Promising Software News: 'Intentional Software' and GTD

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Back in 2004 I wrote an article about David Allen, creator of and evangelist for the "Getting Things Done" (GTD) approach to organizing your activities and remaining calm in the chaos of modern life. We've become friends and I have followed his ongoing projects -- including a very interesting one he announced last week.

The new effort is a partnership Allen and his DavidCo firm have launched with Intentional Software, the unusual tech company started by the unusual tech entrepreneur Charles Simonyi. Both "unusuals" are in a good way. Simonyi is a famous coder, flyer (two trips into space), philanthropist, man of the world, and so on, all with the flair of someone who spent his early years in Budapest. He founded Intentional, after being one of the early (and very well rewarded) figures at Microsoft, in order to streamline and simplify the art and craft of creating programs. Eric Anderson, now the CEO of Intentional, is another experienced tech entrepreneur who is best known for running the Space Adventures company.

Allen's team and Intentional's are now pooling their efforts in quest of the Holy Grail: software that will actually help you keep track of all the chaos, commitments, and random factors in your life. The announcement of the plan is here, and you can read more here. David Allen produced a video explaining the goals.



Allen also did a very interesting interview with Wade Roush of Xconomy.com about the project last week. Worth reading and watching. Meanwhile, Intentional and GTD folks: get coding! You owe it to ... well, me, your most avid future customer, to get this thing done.

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James Fallows is a national correspondent for The Atlantic and has written for the magazine since the late 1970s. He has reported extensively from outside the United States and once worked as President Carter's chief speechwriter. His latest book is China Airborne. More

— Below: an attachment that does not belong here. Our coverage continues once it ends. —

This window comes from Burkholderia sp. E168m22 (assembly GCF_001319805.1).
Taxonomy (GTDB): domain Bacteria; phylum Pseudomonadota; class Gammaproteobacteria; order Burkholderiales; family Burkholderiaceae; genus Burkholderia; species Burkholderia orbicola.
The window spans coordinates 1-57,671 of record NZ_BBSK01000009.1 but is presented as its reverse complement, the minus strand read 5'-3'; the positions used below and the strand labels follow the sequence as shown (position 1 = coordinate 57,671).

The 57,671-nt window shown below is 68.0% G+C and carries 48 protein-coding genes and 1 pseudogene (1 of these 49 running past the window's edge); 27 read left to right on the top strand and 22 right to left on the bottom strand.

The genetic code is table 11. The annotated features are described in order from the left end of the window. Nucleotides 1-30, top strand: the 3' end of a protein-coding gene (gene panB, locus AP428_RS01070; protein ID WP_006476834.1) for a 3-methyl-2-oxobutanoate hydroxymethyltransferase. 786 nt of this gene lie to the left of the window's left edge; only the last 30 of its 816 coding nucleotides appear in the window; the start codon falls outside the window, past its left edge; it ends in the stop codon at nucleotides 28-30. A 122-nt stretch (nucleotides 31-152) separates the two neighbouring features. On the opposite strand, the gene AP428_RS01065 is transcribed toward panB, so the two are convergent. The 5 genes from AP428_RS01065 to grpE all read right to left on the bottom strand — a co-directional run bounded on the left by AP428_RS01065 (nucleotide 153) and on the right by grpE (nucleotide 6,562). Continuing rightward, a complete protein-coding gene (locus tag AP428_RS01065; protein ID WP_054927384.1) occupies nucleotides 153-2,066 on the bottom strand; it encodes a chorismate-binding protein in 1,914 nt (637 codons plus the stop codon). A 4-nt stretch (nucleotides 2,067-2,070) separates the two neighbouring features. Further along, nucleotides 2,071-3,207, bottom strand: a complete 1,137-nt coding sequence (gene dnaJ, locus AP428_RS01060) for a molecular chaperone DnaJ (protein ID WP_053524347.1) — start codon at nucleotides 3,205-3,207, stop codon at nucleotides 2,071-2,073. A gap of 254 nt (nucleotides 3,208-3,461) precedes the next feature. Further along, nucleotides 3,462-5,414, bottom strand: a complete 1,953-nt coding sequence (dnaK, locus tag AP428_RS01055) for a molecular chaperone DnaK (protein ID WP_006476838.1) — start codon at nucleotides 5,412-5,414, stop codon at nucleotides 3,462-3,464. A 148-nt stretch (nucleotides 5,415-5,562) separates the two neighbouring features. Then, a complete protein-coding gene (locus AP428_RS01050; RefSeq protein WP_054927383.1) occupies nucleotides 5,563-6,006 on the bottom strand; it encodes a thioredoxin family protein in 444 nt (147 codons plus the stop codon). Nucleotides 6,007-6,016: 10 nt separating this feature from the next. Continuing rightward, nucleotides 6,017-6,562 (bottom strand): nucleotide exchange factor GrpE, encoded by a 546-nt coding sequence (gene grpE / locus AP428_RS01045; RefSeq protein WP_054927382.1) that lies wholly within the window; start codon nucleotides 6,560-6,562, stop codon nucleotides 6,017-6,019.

James Fallows is based in Washington as a national correspondent for The Atlantic. He has worked for the magazine for nearly 30 years and in that time has also lived in Seattle, Berkeley, Austin, Tokyo, Kuala Lumpur, Shanghai, and Beijing. He was raised in Redlands, California, received his undergraduate degree in American history and literature from Harvard, and received a graduate degree in economics from Oxford as a Rhodes scholar. In addition to working for The Atlantic, he has spent two years as chief White House speechwriter for Jimmy Carter, two years as the editor of US News & World Report, and six months as a program designer at Microsoft. He is an instrument-rated private pilot. He is also now the chair in U.S. media at the U.S. Studies Centre at the University of Sydney, in Australia.

Fallows has been a finalist for the National Magazine Award five times and has won once; he has also won the American Book Award for nonfiction and a N.Y. Emmy award for the documentary series Doing Business in China. He was the founding chairman of the New America Foundation. His recent books Blind Into Baghdad (2006) and Postcards From Tomorrow Square (2009) are based on his writings for The Atlantic. His latest book is China Airborne. He is married to Deborah Fallows, author of the recent book Dreaming in Chinese. They have two married sons.

Fallows welcomes and frequently quotes from reader mail sent via the "Email" button below. Unless you specify otherwise, we consider any incoming mail available for possible quotation -- but not with the sender's real name unless you explicitly state that it may be used. If you are wondering why Fallows does not use a "Comments" field below his posts, please see previous explanations here and here.
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